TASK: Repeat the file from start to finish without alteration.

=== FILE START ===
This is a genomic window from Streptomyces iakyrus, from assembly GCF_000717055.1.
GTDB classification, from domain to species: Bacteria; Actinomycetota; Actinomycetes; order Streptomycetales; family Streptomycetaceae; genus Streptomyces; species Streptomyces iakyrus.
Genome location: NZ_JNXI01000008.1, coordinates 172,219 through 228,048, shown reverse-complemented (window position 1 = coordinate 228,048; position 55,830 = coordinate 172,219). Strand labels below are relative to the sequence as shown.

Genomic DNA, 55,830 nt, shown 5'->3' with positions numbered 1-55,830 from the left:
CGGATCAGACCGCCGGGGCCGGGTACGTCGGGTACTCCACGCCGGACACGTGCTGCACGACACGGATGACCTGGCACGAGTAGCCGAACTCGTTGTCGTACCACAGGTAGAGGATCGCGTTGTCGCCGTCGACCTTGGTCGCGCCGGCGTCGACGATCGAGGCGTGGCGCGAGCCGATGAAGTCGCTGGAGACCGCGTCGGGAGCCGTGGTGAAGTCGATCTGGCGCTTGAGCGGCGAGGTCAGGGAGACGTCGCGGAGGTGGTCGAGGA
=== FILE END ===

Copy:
This is a genomic window from Streptomyces iakyrus, from assembly GCF_000717055.1.
GTDB classification, from domain to species: Bacteria; Actinomycetota; Actinomycetes; order Streptomycetales; family Streptomycetaceae; genus Streptomyces; species Streptomyces iakyrus.
Genome location: NZ_JNXI01000008.1, coordinates 172,219 through 228,048, shown reverse-complemented (window position 1 = coordinate 228,048; position 55,830 = coordinate 172,219). Strand labels below are relative to the sequence as shown.

Genomic DNA, 55,830 nt, shown 5'->3' with positions numbered 1-55,830 from the left:
CGGATCAGACCGCCGGGGCCGGGTACGTCGGGTACTCCACGCCGGACACGTGCTGCACGACACGGATGACCTGGCACGAGTAGCCGAACTCGTTGTCGTACCACAGGTAGAGGATCGCGTTGTCGCCGTCGACCTTGGTCGCGCCGGCGTCGACGATCGAGGCGTGGCGCGAGCCGATGAAGTCGCTGGAGACCGCGTCGGGAGCCGTGGTGAAGTCGATCTGGCGCTTGAGCGGCGAGGTCAGGGAGACGTCGCGGAGGTGGTCGAGGA